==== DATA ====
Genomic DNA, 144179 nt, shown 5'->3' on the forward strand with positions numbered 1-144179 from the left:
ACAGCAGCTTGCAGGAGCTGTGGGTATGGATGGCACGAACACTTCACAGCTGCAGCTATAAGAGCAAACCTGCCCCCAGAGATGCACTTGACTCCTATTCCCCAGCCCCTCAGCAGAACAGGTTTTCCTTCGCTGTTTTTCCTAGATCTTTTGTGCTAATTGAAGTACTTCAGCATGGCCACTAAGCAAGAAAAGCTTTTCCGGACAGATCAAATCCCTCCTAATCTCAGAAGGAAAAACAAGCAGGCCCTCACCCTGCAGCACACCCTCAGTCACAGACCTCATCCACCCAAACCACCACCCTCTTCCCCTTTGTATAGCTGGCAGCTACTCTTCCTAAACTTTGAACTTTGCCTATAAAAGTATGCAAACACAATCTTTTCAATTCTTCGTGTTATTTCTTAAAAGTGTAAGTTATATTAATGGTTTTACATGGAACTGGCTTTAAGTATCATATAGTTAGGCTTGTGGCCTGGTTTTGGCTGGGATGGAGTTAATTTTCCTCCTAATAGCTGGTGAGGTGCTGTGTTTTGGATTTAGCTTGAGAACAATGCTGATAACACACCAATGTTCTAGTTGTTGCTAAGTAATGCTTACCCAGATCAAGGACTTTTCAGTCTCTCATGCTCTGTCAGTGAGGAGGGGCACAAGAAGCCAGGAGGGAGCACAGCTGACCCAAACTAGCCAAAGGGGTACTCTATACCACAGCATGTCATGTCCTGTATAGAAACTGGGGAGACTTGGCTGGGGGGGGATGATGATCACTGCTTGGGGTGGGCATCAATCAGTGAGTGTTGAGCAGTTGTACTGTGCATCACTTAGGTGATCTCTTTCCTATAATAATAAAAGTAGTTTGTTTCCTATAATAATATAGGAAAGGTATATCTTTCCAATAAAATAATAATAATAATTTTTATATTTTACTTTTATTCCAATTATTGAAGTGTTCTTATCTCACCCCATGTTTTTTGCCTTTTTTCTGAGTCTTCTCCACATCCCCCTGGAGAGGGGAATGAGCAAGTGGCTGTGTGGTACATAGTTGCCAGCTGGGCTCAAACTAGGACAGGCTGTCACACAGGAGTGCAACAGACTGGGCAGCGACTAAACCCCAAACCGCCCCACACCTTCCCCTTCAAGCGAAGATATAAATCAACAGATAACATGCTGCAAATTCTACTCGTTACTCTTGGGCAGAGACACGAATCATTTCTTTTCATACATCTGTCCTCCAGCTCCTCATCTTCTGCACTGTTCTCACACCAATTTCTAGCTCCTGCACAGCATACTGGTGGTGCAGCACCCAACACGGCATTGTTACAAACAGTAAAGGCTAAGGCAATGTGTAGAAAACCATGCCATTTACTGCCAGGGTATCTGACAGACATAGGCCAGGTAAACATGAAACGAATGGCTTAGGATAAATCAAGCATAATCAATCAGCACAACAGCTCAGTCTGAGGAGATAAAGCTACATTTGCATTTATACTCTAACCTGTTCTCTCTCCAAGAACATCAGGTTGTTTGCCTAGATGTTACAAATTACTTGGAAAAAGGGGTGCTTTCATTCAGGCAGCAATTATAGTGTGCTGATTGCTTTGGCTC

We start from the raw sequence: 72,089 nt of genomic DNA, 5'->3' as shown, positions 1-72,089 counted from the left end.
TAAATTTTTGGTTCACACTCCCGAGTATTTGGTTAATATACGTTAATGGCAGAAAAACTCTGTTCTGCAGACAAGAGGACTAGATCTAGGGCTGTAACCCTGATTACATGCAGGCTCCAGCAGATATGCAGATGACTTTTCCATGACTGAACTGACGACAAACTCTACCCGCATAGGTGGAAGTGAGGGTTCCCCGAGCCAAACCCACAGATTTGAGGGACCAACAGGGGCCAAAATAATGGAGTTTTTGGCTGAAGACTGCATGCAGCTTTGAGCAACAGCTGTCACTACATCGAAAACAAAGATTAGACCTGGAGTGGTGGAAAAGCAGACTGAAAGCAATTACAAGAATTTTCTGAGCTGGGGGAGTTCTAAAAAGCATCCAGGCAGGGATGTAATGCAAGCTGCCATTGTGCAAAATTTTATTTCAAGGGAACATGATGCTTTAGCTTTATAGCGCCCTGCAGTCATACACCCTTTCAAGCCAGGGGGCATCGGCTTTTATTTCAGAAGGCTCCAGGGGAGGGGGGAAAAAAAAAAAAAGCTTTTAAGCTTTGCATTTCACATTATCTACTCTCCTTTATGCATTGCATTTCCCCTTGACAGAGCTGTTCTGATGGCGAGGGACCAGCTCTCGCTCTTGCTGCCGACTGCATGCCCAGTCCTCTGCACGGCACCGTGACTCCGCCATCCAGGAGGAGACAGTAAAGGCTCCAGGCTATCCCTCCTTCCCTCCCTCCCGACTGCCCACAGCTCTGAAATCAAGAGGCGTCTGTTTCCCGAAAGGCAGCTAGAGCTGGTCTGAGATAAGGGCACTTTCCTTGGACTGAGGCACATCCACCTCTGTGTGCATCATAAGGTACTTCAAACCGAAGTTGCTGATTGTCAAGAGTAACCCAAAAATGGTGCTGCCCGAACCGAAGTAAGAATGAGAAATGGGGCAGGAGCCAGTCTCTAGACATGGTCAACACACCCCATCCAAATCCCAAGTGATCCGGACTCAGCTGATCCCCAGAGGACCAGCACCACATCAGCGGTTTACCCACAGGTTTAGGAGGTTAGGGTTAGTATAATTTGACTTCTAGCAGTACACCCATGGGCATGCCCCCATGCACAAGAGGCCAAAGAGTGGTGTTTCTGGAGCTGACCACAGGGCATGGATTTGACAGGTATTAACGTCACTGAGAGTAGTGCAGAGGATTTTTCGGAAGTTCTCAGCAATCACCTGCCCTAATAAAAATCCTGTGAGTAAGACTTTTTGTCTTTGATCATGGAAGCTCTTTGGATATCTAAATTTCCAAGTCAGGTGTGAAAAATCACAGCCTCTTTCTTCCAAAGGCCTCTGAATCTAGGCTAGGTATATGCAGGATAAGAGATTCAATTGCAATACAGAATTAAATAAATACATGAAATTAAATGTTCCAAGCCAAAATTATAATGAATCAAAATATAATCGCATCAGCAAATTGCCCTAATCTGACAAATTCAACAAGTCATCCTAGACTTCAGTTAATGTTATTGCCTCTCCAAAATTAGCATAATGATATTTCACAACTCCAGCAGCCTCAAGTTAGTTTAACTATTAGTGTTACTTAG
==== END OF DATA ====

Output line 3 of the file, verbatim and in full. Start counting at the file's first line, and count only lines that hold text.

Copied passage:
We start from the raw sequence: 72,089 nt of genomic DNA, 5'->3' as shown, positions 1-72,089 counted from the left end.